Designing Diversity: Monster Mascots of the Autism Spectrum6 min read

Happy Autism Acceptance Month, Aspergians!

I’m mon­ster designer Ra Butler, and to cel­e­brate the month of April and raise aware­ness about the diver­sity among indi­vid­uals on the autism spec­trum, I decided to create a group of unique crea­tures who embody a few of the dif­ferent strengths and chal­lenges of people with ASD. All of us are dif­ferent and expe­ri­ence life in our own unique way, so these friendly crit­ters were lov­ingly crafted to rep­re­sent that.

Without fur­ther ado, I’m proud to present my new friends!


Because his out­side is made of stone, Rokko is often thought to have a flat affect, even though inside he is full of vari­able and mag­ical fluid that gives him a unique and rich emo­tional expe­ri­ence.

Even though some­times he has trouble com­mu­ni­cating his emo­tions, Rokko is smart, honest, and loyal. Rokko feels very con­nected to things that he is inter­ested in, and his favorite thing is lizards. Like Rokko, Lizards have trouble reg­u­lating their body tem­per­a­ture, have rough exte­riors, and are often mis­un­der­stood by humans.

The fluid inside Rokko changes colors with his emo­tions, and steams up through his head as it processes. The hole in his head is small, so some­times it can be hard for him to process and reg­u­late his emo­tions. Because of this, Rokko can get over­whelmed by his emo­tions, and need some space to get back to his usual self.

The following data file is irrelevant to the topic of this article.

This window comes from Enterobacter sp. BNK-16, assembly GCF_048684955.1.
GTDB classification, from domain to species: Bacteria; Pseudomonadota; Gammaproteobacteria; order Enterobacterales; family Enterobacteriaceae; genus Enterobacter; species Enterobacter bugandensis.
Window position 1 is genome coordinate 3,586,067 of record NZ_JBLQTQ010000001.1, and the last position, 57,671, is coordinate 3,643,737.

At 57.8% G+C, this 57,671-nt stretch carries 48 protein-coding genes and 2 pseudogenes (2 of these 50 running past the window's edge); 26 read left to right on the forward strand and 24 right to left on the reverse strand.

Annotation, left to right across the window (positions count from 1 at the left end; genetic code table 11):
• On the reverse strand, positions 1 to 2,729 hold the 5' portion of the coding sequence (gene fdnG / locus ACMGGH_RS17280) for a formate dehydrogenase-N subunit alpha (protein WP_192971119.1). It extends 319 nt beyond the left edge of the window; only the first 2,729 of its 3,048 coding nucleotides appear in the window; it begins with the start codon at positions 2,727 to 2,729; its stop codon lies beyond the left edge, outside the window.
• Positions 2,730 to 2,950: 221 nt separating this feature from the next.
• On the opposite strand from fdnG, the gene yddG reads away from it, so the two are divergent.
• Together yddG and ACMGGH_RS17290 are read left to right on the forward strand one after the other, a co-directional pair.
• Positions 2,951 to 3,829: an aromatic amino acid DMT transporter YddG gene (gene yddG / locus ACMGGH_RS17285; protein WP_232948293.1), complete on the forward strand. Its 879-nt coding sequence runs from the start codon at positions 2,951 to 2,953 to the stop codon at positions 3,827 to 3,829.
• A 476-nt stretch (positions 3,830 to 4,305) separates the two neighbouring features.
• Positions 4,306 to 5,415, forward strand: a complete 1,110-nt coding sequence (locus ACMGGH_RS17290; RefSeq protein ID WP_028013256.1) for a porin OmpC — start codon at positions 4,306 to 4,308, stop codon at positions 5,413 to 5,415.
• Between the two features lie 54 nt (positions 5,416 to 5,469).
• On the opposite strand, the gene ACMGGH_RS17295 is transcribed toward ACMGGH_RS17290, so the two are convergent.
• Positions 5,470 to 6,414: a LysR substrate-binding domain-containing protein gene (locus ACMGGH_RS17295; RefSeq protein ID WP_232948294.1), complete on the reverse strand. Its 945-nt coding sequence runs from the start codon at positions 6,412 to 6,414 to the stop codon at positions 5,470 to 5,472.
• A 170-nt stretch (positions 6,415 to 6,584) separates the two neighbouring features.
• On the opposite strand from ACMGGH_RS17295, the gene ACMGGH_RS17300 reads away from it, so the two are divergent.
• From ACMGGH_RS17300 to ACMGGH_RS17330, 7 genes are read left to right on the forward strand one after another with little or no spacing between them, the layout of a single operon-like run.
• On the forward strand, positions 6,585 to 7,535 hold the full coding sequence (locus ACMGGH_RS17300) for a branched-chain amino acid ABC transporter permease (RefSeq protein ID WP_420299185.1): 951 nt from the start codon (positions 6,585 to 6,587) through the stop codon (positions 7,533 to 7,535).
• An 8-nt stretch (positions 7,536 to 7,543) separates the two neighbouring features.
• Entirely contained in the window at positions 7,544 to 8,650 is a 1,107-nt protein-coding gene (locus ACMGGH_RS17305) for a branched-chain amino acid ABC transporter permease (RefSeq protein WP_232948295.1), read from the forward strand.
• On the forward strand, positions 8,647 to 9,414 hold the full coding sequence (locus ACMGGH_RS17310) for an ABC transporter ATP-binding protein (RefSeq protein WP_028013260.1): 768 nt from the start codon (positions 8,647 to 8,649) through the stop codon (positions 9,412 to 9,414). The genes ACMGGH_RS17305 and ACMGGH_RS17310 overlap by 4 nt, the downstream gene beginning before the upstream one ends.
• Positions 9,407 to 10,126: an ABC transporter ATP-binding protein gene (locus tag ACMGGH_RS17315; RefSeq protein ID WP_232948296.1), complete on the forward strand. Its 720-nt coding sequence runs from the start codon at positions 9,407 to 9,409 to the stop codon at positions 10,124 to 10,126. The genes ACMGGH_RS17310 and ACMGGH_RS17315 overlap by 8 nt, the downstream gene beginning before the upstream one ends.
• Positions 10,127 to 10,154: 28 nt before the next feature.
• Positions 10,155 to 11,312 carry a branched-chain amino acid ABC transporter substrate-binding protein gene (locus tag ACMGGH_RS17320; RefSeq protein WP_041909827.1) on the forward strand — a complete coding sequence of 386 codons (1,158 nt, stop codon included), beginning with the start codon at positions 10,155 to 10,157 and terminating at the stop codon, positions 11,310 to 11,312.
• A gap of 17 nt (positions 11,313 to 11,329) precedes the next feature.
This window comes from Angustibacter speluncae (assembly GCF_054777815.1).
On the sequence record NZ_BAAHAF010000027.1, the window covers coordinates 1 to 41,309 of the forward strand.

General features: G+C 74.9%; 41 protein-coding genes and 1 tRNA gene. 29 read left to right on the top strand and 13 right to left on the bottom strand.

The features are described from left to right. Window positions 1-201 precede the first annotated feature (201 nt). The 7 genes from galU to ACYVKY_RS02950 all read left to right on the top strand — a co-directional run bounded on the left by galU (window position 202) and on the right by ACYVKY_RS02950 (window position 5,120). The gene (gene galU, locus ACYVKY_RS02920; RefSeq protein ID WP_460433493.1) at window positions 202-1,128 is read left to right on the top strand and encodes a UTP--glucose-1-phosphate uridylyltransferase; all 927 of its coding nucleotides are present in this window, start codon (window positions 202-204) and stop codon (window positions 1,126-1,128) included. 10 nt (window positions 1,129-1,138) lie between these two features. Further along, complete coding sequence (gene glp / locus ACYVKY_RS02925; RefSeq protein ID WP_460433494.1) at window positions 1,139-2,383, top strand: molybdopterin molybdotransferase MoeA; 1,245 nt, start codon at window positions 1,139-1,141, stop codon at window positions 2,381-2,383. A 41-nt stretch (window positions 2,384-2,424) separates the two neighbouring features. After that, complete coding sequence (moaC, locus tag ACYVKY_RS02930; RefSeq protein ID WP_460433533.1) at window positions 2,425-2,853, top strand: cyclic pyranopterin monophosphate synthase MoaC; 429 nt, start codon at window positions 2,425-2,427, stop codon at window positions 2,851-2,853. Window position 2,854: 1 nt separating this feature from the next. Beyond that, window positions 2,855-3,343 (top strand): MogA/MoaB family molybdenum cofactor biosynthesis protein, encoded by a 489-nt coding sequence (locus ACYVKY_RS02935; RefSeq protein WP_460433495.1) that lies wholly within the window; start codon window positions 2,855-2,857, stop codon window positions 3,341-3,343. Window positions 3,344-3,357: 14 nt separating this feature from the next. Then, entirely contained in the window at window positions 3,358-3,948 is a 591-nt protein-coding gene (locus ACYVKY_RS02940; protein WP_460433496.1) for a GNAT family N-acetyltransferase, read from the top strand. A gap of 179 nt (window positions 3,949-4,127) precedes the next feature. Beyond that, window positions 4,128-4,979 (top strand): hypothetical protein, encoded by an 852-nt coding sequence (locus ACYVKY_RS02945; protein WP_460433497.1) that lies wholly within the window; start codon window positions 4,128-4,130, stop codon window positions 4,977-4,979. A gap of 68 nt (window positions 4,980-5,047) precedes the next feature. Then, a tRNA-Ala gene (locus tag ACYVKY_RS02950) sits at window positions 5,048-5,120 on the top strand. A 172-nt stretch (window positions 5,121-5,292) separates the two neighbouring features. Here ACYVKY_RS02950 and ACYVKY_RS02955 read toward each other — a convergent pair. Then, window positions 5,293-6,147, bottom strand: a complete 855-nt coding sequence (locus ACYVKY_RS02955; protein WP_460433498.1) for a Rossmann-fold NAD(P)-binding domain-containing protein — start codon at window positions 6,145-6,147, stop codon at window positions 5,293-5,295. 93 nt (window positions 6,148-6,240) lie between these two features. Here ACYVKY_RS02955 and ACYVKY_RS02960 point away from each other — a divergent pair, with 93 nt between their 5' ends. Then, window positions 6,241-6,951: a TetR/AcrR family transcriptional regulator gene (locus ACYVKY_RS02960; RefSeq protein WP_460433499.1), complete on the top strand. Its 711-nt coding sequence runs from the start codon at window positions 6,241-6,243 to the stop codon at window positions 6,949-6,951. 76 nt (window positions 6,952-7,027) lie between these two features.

Like his stony exte­rior, Rokko can be inflex­ible and prefers to stick to his rou­tine. Be sure to give him plenty of notice if things change.

Rokko is a great friend to have, and hopes you’ll take the time to get to know him!

Yin-Yin is a happy little crea­ture who loves to talk and make friends! Yin-Yin doesn’t always realize that she is talking loudly, but you would be hard-pressed to find a match for her won­derful enthu­siasm!

Yin-Yin some­times has trouble taking care of her body and orga­nizing tasks. This means that her thick yellow hair tends to get matted or tan­gled, but she is still quite the little charmer!

Yin-Yin has a sen­si­tive diges­tive system and is picky about the foods she eats. She always appre­ci­ates when you take the time to give her her favorite fruits.

Her long ears are sen­si­tive to loud noises, and even though she loves to be social and make friends, after being around people for too long, Yin-Yin will need some time to curl up and recover. After that, Yin-Yin will be ready to play again, so just give her a little time.

Yin-Yin is a social and fun crea­ture who is always happy to be included!

Gilly expe­ri­ences life dif­fer­ently from most, feeling like life moves in waves. He likes to go at his own pace, and take things slowly.

Gilly likes loud, rhythmic music because it feels like it helps to reg­u­late the tempo in his head. He loves to sing along with his favorite songs!

Gilly has his own way of com­mu­ni­cating how he is feeling, which is by how the flower on his head looks. If it is bright and perky, then he is feeling happy, but if it starts to droop, he may need to be cheered up.